The first round of settlement talks took place in Pretoria on 26 and 27 March 2013 with the assistance of the Facilitator, Mr Y Shaik. These negotiations yielded a Facilitator’s Proposal, essentially in the following terms:
- That the present salary position of all employees be maintained pending negotiations on a new wage curve collective agreement.
- That the parties forthwith commence negotiations on a new wage curve collective agreement to be concluded by 31 July 2013.
- In return, all employees falling under the bargaining scope of the SALGBC (excluding Section 57 Senior Managers) receive a once off ex gratia payment equal to one month’s basic salary (essentially a 14th cheque).
The Facilitator’s Proposal was not binding on any party and each party was free to accept or reject the proposal. All parties were required to indicate their acceptance or non-acceptance of the Facilitator’s Proposal by 16 May 2013.
IMATU’s NEC resolved on 09 May 2013 to accept the proposal. IMATU indicated its acceptance of the proposal to the SALGBC on 16 May 2013. SALGA also responded on 16 May but indicated that it was not in a position to accept the proposal at that stage as its member Municipalities raised a number of issues and concerns that required further deliberation. The SALGBC was therefore requested to schedule another round of talks.
Thus the second round of negotiations to settle the wage curve dispute took place in Pretoria on 23 and 24 May 2013. The parties were locked in two days of intense discussions which proved extremely difficult, involving intensive debate and much frustration.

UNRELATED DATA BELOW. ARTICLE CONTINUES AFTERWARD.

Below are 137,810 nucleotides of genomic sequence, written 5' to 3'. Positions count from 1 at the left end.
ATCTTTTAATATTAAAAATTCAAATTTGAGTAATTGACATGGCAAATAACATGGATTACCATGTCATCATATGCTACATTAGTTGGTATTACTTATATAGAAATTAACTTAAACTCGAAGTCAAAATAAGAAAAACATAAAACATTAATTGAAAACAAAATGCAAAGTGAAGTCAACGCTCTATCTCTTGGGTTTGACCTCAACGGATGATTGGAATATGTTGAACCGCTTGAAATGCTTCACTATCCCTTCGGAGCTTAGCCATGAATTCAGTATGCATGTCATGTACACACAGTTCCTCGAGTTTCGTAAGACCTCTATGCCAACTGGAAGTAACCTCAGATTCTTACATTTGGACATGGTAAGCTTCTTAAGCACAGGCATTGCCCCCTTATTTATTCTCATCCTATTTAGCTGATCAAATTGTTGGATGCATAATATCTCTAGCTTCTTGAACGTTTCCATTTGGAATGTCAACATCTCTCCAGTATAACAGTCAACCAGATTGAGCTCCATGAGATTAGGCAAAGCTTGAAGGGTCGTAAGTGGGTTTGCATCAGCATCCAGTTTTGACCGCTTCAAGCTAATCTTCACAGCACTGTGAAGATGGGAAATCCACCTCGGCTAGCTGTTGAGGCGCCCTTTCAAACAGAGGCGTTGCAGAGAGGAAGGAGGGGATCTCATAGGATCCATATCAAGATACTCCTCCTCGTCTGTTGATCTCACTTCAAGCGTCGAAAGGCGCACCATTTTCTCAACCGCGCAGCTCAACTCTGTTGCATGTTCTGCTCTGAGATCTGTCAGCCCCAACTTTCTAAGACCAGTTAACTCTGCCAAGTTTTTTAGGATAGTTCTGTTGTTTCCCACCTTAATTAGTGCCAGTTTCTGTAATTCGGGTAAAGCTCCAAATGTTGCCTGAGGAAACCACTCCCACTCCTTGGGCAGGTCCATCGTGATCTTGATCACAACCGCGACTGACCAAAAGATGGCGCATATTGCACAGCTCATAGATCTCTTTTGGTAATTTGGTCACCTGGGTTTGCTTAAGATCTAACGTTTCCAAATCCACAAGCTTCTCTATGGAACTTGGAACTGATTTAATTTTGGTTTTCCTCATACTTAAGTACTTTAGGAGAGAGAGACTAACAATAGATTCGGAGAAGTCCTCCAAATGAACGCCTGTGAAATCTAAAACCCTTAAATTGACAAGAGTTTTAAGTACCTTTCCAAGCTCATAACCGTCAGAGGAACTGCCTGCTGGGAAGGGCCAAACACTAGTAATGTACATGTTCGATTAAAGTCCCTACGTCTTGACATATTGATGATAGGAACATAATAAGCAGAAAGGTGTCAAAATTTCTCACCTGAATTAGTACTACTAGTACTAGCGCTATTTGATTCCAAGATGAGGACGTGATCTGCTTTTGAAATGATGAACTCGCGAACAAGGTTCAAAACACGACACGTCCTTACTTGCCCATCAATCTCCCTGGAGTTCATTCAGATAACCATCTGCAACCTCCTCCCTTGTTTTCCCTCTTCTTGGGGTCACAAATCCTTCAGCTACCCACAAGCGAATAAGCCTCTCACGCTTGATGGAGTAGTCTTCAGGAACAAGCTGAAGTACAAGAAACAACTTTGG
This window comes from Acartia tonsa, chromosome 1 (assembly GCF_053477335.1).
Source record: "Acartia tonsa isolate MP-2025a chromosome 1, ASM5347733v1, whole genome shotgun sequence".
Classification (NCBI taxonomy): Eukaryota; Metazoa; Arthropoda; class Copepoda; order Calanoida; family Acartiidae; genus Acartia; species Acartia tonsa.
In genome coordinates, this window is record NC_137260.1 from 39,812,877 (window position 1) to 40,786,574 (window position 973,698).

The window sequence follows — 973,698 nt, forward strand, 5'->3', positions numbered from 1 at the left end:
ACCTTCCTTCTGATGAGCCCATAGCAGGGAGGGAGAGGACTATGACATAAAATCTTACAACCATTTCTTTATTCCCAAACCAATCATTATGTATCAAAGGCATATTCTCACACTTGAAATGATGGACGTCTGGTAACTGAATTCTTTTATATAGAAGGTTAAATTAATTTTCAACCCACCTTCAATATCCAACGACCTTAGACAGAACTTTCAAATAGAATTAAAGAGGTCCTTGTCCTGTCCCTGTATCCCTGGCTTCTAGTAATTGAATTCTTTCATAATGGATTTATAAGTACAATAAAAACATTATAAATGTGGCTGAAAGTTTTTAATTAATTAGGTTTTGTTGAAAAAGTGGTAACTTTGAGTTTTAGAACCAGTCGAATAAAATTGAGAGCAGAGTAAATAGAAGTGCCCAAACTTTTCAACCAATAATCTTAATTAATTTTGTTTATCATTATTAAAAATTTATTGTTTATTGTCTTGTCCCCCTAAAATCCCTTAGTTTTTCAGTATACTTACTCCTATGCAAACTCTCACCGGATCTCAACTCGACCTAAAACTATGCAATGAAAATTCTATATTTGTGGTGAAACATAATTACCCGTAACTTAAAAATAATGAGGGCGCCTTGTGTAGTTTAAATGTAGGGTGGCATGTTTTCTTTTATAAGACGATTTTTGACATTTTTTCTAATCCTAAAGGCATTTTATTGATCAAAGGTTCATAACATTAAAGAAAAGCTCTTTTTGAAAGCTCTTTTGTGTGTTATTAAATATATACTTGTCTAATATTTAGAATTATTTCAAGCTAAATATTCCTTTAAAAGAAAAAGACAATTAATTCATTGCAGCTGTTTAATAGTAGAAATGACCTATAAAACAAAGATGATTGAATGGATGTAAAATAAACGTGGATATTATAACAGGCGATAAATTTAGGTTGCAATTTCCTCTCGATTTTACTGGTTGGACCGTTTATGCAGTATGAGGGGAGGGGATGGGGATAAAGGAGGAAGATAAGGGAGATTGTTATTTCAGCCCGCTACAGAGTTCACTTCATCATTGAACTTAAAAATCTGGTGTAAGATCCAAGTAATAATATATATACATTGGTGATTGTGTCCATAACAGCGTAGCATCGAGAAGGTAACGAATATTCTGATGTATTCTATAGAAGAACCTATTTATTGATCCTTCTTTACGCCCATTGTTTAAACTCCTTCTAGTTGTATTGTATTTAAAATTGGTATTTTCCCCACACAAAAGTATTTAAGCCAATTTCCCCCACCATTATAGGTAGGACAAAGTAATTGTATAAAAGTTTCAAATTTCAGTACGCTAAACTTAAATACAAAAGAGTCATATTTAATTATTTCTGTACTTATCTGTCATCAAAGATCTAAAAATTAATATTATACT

SALGA stated that the Facilitator’s Proposal did not find favour with Municipalities due to the significant cost implications thereof. In essence, according to SALGA, the Facilitator’s Proposal is far too expensive for Municipalities to implement and SALGA was mandated to seek ways of reducing the cost thereof by making a number of new proposals.
At first SALGA demanded some extreme concessions which essentially amounted to replacing the proposal of a 14th cheque with a fixed amount not exceeding R5 000.00 and the exclusion of a number of categories of Municipalities from the settlement process. These proposals were immediately rejected by IMATU. The issue remained in contention throughout the day as IMATU made it clear that an ex gratia amount equal to one month’s salary (14th cheque), payable to all, was the minimum that our members would accept in exchange for settling the wage curve dispute.